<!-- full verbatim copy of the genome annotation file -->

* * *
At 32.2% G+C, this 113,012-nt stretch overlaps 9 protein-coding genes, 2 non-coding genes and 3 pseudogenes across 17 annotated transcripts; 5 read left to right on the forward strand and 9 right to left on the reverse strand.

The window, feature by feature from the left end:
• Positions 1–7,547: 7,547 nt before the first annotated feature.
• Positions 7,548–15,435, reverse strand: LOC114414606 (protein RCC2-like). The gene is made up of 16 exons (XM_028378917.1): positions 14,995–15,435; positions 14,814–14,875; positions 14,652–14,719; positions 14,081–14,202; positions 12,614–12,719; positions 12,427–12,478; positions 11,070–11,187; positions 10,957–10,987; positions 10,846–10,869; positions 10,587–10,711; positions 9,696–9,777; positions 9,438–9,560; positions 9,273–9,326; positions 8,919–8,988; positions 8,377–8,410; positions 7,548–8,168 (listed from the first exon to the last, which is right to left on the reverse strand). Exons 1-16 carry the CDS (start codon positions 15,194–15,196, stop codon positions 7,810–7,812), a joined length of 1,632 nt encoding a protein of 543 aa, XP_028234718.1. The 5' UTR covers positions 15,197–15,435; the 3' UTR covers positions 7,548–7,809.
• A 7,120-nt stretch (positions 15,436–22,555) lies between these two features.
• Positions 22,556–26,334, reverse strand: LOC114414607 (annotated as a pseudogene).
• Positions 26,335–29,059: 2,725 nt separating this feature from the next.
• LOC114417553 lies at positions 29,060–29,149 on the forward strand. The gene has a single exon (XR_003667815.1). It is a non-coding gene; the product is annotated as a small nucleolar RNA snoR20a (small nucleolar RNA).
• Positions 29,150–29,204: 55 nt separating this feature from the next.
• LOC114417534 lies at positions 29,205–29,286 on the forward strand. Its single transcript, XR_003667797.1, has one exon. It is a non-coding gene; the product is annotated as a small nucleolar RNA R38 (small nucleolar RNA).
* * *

At 32.2% G+C, this 113,012-nt stretch overlaps 9 protein-coding genes, 2 non-coding genes and 3 pseudogenes across 17 annotated transcripts; 5 read left to right on the forward strand and 9 right to left on the reverse strand.

The window, feature by feature from the left end:
• Positions 1–7,547: 7,547 nt before the first annotated feature.
• Positions 7,548–15,435, reverse strand: LOC114414606 (protein RCC2-like). The gene is made up of 16 exons (XM_028378917.1): positions 14,995–15,435; positions 14,814–14,875; positions 14,652–14,719; positions 14,081–14,202; positions 12,614–12,719; positions 12,427–12,478; positions 11,070–11,187; positions 10,957–10,987; positions 10,846–10,869; positions 10,587–10,711; positions 9,696–9,777; positions 9,438–9,560; positions 9,273–9,326; positions 8,919–8,988; positions 8,377–8,410; positions 7,548–8,168 (listed from the first exon to the last, which is right to left on the reverse strand). Exons 1-16 carry the CDS (start codon positions 15,194–15,196, stop codon positions 7,810–7,812), a joined length of 1,632 nt encoding a protein of 543 aa, XP_028234718.1. The 5' UTR covers positions 15,197–15,435; the 3' UTR covers positions 7,548–7,809.
• A 7,120-nt stretch (positions 15,436–22,555) lies between these two features.
• Positions 22,556–26,334, reverse strand: LOC114414607 (annotated as a pseudogene).
• Positions 26,335–29,059: 2,725 nt separating this feature from the next.
• LOC114417553 lies at positions 29,060–29,149 on the forward strand. The gene has a single exon (XR_003667815.1). It is a non-coding gene; the product is annotated as a small nucleolar RNA snoR20a (small nucleolar RNA).
• Positions 29,150–29,204: 55 nt separating this feature from the next.
• LOC114417534 lies at positions 29,205–29,286 on the forward strand. Its single transcript, XR_003667797.1, has one exon. It is a non-coding gene; the product is annotated as a small nucleolar RNA R38 (small nucleolar RNA).